Restless legs syndrome

Research output: Contribution to journalReview articlepeer-review

37 Scopus citations


Purpose. The signs and symptoms, epidemiology, etiology, pathophysiology, diagnosis, pharmacologic and nonpharmacologic treatments, and options and guidelines for the treatment of restless legs syndrome (RLS) are reviewed. Summary. RLS was first described in the 17th century and further characterized in 1945. RLS is a common disorder, occurring in about 10% of the population. Patients with RLS often describe the urge to move, uncomfortable sensations, and pain, which begin or worsen during rest or inactivity such as lying or sitting. Symptoms of RLS make sleeping difficult for many patients, and significant daytime difficulties result from the condition. RLS can either be primary or arise from secondary causes that lead to iron deficiency. There is a familial component in primary RLS, but its underlying mechanisms remain unknown. Of individuals with conditions associated with iron-deficiency states, including pregnancy, renal failure, and anemia, 25-30% may develop RLS. The goals of RLS treatment include improving its symptoms and the patient's quality of life. There are limited data on the treatment of RLS. Pharmacologic therapies include iron replacement, dopaminergic agents (e.g., levodopa), dopamine agonists, anticonvulsants, opi-oids, and benzodiazepines. There have been no systematic trials of nonpharmacologic therapies for RLS, but good sleep hygiene and avoidance of alcohol, caffeine, and nicotine may improve symptoms. Conclusion. RLS is a common disorder thought to involve abnormal iron metabolism and dopaminergic systems. Nonpharmacologic therapy should be suggested for all patients with RLS, but pharmacologic therapy may be required, and evidence is strongest for levodopa and dopamine agonists.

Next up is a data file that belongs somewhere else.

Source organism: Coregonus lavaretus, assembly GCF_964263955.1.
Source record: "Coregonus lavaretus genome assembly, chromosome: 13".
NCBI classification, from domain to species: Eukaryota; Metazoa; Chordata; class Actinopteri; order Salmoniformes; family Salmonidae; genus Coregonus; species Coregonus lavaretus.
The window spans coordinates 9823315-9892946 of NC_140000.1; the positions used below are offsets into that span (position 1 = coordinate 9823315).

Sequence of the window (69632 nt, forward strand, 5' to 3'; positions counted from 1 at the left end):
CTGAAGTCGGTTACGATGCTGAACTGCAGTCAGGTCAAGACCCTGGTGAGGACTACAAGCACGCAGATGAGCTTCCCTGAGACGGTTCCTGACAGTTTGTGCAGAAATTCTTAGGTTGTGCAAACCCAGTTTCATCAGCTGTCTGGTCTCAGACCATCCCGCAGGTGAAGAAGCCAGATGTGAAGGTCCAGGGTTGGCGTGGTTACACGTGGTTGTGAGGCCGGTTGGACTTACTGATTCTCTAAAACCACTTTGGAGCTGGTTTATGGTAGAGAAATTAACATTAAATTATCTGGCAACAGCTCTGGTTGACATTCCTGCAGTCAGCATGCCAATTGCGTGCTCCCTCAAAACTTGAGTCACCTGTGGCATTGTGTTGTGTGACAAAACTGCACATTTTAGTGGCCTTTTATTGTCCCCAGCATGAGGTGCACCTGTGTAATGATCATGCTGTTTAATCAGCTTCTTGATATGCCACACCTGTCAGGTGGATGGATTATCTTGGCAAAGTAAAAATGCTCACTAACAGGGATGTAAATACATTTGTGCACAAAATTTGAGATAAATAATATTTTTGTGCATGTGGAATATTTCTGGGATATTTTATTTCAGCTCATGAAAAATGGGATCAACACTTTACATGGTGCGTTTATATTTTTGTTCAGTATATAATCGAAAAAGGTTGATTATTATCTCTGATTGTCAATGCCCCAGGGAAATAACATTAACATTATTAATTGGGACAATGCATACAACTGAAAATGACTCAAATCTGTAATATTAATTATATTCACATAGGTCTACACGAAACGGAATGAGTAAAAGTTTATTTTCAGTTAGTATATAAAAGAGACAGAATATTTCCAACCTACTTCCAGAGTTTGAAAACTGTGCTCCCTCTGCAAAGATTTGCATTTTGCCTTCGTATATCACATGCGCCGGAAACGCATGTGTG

Original languageEnglish
Pages (from-to)1599-1612
Number of pages14
JournalAmerican Journal of Health-System Pharmacy
Issue number17
StatePublished - Sep 1 2006


  • Alcohols, ethyl
  • Anticonvulsants
  • Antiparkinson agents
  • Benzodiazepines
  • Caffeine
  • Diagnosis
  • Dopamine agonists
  • Epidemiology
  • History
  • Iron preparations
  • Levodopa
  • Nicotine
  • Opiates
  • Protocols
  • Quality of life
  • Restless legs syndrome

ASJC Scopus subject areas

  • Health Policy
  • Pharmacy
  • Pharmacology


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